The Living Dead

Danny posted  a metaphor on the FB page, I thought it might be interesting to play a little with it.


The metaphor: ”I’m stood upright, in a red velvet lined coffin (no lid), which itself is stood upright in a graveyard. Only my head and shoulders are above ground level. My left wrist is bound with a leather strip tied at the other end to a wooden peg in the ground. The graveyard is on a hillock. There are lots of gravestones behind me in each direction, and beyond the graveyard, countryside. My upright grave has no gravestone. Directly ahead, and down the hillock is a gravel churchyard and a church. To the left is a towpath, a canal (with a few barges) and countryside. To the right is a stone wall, with an open gateway adjacent to my grave, then a country lane with a couple of walkers and then countryside.”


Overall, this is a very common metaphor, although it can take many forms. This is the archetypal “living death” metaphor. i.e. “I don’t have a life,” “my life is over”, “I’m as good as dead”, “My life isn’t worth living.”

This is quite common following a major loss event or series of events. It is also not uncommon with traumatic events when the casualty reports, “My life ended that day”, “I’ve had no life since then,” “I’ve lost everything, I’m lifeless” and so on.

If we look at the taxonomy of the metaphor there are a number of categories.

Container Metaphor: The red lined coffin (red is the only colour mentioned in this metaphor, so has symbolic significance). So, we know that this isn’t a new problem, but rather has existed since childhood. We also know that this is about the client’s family of origin.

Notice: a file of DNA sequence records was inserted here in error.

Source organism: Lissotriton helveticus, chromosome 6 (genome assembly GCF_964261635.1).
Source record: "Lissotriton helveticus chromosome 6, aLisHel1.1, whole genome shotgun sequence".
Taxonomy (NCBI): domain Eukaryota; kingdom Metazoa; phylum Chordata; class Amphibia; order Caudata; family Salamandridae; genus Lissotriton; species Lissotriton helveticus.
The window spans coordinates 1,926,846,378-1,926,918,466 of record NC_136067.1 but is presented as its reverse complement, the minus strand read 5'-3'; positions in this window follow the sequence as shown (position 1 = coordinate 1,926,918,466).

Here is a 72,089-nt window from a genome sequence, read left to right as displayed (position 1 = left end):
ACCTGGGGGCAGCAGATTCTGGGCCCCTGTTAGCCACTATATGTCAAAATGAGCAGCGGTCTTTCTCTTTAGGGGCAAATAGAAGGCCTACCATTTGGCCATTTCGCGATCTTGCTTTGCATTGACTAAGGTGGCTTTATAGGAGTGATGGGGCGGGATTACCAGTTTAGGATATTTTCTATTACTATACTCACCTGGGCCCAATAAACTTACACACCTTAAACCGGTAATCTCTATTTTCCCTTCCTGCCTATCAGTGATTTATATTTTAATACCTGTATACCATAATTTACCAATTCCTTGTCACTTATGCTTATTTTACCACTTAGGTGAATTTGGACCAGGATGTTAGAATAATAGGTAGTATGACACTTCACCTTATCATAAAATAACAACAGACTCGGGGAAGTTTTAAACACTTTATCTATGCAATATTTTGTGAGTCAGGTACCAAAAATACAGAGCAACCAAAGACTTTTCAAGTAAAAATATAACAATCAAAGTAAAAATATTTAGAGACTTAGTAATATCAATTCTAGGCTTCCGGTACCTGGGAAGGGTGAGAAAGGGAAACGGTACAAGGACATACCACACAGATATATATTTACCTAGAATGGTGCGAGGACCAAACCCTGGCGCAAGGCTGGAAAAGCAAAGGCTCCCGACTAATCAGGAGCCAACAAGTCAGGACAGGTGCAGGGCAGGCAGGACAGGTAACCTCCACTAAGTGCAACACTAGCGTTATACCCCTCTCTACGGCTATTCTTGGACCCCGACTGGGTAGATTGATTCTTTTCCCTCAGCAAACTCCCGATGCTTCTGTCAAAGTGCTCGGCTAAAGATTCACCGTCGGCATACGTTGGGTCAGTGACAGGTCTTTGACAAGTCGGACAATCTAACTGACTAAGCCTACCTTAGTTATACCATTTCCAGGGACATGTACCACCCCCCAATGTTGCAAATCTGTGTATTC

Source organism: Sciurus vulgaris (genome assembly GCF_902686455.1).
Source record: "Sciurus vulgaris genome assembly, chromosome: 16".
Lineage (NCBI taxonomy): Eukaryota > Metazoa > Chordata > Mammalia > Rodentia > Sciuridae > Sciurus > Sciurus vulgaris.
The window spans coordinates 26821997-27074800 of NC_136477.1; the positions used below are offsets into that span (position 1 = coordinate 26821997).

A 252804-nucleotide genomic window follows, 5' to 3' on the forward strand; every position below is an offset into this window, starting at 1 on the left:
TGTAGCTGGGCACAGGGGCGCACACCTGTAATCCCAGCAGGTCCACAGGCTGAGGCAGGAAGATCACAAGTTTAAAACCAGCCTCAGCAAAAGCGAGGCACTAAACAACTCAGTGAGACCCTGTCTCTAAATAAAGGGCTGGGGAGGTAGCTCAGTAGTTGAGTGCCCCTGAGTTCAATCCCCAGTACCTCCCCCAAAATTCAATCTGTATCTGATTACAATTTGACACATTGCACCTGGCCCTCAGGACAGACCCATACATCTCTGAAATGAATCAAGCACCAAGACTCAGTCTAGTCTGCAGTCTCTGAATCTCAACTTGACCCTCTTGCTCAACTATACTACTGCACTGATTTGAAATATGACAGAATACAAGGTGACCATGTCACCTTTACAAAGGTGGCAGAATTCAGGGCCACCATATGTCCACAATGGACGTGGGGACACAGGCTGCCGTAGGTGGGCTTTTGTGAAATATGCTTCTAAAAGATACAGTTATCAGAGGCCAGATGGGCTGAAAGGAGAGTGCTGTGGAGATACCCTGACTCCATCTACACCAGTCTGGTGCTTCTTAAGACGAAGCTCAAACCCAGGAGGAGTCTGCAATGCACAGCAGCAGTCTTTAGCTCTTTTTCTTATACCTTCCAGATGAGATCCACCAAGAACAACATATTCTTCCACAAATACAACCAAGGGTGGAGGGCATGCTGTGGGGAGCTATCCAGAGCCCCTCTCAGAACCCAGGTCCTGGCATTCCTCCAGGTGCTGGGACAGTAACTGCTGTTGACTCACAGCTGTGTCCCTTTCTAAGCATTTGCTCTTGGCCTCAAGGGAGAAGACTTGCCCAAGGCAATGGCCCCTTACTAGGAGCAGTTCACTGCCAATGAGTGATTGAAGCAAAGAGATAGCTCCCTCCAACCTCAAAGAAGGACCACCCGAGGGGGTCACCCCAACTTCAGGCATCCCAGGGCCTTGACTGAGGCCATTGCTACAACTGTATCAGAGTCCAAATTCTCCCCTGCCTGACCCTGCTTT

If we add this to the element of bodily position, we can say that the client stands up for himself when it comes to his family, but he still doesn’t have much of a life.

Elevations: The coffin and graveyard is elevated on a hillock. This suggests that there is an elevated status [of the family] but not necessarily so for the client within the family.

If we add this to the missing gravestone, we can suggest that he doesn’t have the family name to identify his position.

Attachments: The leather strip bound to the left wrist (which in turn is a container metaphor) and attached to a peg in the ground.

We know that this client is very attached to this place. He’s going to be very reliable because we always know where he stands. This isn’t a man who changes his position readily. This attachment has existed since childhood (as revealed by the container element) and he’s always had a hand in it himself. Being a place for the dead, it could be suggested that this attachment is not at all healthy.

I would be left wondering if this client is haunted by ghosts from his past.

We know that the client looks down on the church, but there is also something about the church he looks forward to.

Now, if the client were to go with what is left for him: assuming he couldn’t get over it (the canal), then this would be something in which he’d need to immerse in order to cross himself.

There’s a degree of inevitability about this, and this is something he’d have to go through in order to cleanse himself of all that he’d have right behind him. He may have to barge past a few things that may get in his way, but if he lets them go with the flow, things will soon be clear to him.

It would almost be like being born again, a different kind of baptism, but the church would have no hand in this. They would regard this as taking the “left hand path” commonly associated with the antichrist.

Meanwhile there is an opening that is right for him. The wall is a barrier (The Obstructions = primary negative injunctive), but if he looks at what is right for him, then he can find an easy way through into the country that is right for him.

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